Val Lewton's outing has all the earmarks of his other films- dread, shadows, and horror. "The Seventh Victim" also dies an early death, about twenty minutes before the film ends.Mary (Kim Hunter) learns her older sister Jacqueline (Jean Brooks) is missing in New York City. She leaves the boarding school her sister was paying for to find her. Jacqueline has sold her cosmetics company to the abrupt Mrs. Redi, and Mary always seems to be just a few steps behind her sibling. As she follows the very strange clues, she meets lawyer Mr. WARD (Hugh Beaumont, you know, Beaver's dad), poet Jason (Erford Gage), and psychiatrist Dr. Judd (Errol Flynn look alike Tom Conway). All three men have pasts with each other, and Jacqueline, and Mary eventually stumbles on her sister's devilish new friends.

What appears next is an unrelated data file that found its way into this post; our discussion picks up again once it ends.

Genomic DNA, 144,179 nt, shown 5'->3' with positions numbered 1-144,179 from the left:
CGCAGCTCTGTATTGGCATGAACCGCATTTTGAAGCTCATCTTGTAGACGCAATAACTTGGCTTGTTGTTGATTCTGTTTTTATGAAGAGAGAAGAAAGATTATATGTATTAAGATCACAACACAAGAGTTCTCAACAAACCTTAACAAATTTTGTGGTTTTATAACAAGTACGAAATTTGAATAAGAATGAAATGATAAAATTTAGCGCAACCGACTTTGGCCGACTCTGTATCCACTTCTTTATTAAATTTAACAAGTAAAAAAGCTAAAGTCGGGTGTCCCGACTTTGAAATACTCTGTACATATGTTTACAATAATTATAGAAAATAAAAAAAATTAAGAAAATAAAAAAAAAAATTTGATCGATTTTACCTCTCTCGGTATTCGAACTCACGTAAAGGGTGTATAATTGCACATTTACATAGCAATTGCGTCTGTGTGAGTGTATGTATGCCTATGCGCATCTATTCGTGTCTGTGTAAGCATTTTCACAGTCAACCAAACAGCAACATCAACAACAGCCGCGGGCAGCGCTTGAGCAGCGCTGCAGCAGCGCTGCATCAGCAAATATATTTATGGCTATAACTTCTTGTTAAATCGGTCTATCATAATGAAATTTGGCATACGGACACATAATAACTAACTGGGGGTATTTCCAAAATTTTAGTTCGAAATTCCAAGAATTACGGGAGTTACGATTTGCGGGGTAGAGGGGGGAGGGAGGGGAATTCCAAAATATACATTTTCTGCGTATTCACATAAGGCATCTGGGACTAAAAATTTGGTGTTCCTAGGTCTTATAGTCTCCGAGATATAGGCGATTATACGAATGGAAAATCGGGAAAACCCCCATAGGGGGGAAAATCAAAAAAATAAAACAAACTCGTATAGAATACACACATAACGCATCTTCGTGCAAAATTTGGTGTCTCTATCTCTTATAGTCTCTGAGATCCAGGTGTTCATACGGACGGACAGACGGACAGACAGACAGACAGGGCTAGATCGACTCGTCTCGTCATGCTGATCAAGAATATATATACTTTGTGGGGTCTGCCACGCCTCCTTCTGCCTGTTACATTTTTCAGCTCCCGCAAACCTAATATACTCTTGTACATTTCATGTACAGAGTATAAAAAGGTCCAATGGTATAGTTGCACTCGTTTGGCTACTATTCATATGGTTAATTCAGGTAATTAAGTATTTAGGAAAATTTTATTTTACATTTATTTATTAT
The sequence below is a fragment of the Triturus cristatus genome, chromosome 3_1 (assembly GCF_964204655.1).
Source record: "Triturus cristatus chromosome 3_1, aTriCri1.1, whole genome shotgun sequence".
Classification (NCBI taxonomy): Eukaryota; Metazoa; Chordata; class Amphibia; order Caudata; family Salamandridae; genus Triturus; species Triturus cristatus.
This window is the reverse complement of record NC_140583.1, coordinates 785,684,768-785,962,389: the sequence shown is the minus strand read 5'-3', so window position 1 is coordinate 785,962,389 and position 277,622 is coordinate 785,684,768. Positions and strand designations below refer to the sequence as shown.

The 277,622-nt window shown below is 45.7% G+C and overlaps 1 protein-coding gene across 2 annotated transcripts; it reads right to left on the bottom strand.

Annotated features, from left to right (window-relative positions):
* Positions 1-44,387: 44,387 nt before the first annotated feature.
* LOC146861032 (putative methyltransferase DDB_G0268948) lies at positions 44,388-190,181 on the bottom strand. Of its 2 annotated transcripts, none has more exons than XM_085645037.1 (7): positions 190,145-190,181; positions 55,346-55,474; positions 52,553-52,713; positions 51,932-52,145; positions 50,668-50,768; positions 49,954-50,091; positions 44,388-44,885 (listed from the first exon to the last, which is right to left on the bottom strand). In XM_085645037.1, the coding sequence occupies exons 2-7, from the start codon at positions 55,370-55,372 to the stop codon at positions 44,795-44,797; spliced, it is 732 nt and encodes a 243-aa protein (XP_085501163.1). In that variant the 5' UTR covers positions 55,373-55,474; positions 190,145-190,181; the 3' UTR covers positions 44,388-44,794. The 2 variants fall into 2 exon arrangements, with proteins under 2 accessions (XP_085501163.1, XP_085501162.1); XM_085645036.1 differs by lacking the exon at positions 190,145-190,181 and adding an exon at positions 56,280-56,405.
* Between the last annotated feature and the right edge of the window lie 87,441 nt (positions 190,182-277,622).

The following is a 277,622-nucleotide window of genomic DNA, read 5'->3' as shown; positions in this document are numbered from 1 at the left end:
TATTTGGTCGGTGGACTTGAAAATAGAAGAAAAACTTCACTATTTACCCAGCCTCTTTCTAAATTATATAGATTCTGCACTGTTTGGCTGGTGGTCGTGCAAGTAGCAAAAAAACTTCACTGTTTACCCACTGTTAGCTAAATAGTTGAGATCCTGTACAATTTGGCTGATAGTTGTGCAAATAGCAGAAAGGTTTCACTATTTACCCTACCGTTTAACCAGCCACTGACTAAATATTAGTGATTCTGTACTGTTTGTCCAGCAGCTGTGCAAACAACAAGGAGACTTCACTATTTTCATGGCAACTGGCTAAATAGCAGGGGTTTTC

For most of its seventy-one minutes, "The Seventh Victim" works. Hunter is beautiful and believable as Mary. Even Beaumont is good in an unfamiliar role, as his character begins falling for Mary. Mark Robson does a good job with little, with many scenes standing out. My favorite involves Mary's shower being interrupted by a threatening Mrs. Redi.
However, once the big secret is revealed, the film's focus shifts from Mary to Jacqueline, who is woefully miscast. Before our first glimpse of Jacqueline, every character who came into contact with her is almost speechless about her beauty, poise, and presence. After I saw Jacqueline, I wondered where all the allure was. She is okay, but the part screamed for the scenery chomping Joan Crawford-type, not a mousy woman in furs and a poor wig.The film is rich with texture, but the last third of it is a real letdown. After watching the heavy handed Christian message delivered, I felt as betrayed as the devil worshipping cult in the film. "The Seventh Victim" appeals to Lewton completists, so I will slightly recommend it.